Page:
Only time will tell.
Update: The Korean negotiation process
Yesterday we published an analysis of the process leading to the meeting of President Trump and Kim Jung Un in Singapore on 12 June. This is an update on that analysis.
The north and south are meeting today in Panmunjon to further refine the issues of economic cooperation between the two Koreas.
This is a further part of the process. The process has two levels:
1. The north south issues
2. The denuclearization issues which is the US focus
Obviously the two levels of processes are interconnected and it will be impossible to work one process to a successful outcome without the other. The economic vitalization of North Korea is dependent upon the relaxation of sanctions and economic embargoes which is in turn dependent a denuclearization agreement.
Given these dependencies one can imagine a direct linkage between steps in the two. In other words, as certain steps are taken in denuclearization certain sanctions and embargoes will be relaxed. These connected steps will be detailed and require significant negotiation. /this suggests that the best one can hope for coming out of Singapore in 28 days is a broad agreement that sets the negotiation of the detailed linkages noted above. The agreement will have both sides make good faith actions immediately to establish a maintainable momentum.
As the details emerge in the coming days this framework should become more evident. Stay tuned.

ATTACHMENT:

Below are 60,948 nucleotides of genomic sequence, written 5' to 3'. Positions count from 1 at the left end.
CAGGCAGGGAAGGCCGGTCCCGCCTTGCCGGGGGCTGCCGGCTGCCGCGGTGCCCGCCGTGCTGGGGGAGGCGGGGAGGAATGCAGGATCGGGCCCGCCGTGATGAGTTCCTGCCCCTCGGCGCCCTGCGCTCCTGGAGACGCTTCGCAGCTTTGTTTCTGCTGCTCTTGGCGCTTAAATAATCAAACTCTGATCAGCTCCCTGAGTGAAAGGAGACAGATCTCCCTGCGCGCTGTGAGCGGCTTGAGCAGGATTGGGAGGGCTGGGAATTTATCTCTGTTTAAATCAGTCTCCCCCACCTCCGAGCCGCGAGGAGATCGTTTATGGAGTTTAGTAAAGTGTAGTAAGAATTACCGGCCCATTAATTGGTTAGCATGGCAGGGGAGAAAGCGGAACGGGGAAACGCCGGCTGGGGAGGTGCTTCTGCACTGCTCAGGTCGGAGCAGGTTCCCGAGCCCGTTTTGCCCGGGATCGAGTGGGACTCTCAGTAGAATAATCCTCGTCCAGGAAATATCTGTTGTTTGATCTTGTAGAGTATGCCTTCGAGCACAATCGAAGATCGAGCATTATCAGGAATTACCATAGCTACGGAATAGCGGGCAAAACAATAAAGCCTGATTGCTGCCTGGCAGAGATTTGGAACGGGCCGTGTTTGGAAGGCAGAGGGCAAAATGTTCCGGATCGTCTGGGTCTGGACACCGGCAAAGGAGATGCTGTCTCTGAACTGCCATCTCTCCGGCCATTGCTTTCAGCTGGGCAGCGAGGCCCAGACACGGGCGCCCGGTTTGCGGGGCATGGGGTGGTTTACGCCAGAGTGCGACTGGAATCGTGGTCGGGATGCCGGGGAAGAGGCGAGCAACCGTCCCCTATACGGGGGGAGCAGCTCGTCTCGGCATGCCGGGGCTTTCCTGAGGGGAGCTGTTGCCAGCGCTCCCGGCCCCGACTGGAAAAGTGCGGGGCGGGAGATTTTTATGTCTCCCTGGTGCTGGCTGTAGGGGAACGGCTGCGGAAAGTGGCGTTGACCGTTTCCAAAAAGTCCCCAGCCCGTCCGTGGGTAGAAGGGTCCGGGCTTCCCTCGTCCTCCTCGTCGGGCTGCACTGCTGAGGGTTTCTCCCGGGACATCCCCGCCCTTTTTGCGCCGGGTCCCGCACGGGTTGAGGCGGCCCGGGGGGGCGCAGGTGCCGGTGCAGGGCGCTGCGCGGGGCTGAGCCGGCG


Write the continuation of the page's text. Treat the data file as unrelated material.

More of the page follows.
The Korean negotiation process
In one of his walking out of a ceremony remarks President Trump mentioned that the process. To date there has not been any press speculation about this process. There has been speculation that the Iran nuclear deal cancellation has made the upcoming denuclearization negotiations more difficult. This is contrary to the process. The process has included a series signals (public and private) and actions. Several of these are:
- Convincing the Chinese to tighten the screws on the North Koreans. (It should be noted that Kim Jung Un has made 2 visits to China in recent months.)
- The Winter Olympics north south cooperation and accompanying discussions
- The recent north south summit in Panmunjom that included:
- Movement towards a peace treaty
- Opening of family reunions
- The provision of a USB stick with an North Korean economic development plan on it
- The Pompeo back channel discussion in North Korea
- Discussions at the UN with Niki Haley
- The cancellation of the Iran Nuclear Agreement signaled that a cosmetic do nothing agreement will not be tolerated. This is necessary to define expectations and set the bar at a high level.